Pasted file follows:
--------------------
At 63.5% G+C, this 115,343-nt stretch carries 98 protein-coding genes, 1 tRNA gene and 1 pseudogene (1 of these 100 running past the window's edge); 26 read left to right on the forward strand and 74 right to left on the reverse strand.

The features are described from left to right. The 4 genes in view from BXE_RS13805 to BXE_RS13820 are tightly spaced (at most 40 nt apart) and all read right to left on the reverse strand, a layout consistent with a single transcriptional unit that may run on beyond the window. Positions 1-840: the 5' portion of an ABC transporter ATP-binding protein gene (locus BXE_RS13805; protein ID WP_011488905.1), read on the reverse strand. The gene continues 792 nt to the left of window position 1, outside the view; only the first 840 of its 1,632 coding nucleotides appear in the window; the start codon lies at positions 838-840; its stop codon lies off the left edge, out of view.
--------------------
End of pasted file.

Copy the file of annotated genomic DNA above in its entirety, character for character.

At 63.5% G+C, this 115,343-nt stretch carries 98 protein-coding genes, 1 tRNA gene and 1 pseudogene (1 of these 100 running past the window's edge); 26 read left to right on the forward strand and 74 right to left on the reverse strand.

The features are described from left to right. The 4 genes in view from BXE_RS13805 to BXE_RS13820 are tightly spaced (at most 40 nt apart) and all read right to left on the reverse strand, a layout consistent with a single transcriptional unit that may run on beyond the window. Positions 1-840: the 5' portion of an ABC transporter ATP-binding protein gene (locus BXE_RS13805; protein ID WP_011488905.1), read on the reverse strand. The gene continues 792 nt to the left of window position 1, outside the view; only the first 840 of its 1,632 coding nucleotides appear in the window; the start codon lies at positions 838-840; its stop codon lies off the left edge, out of view.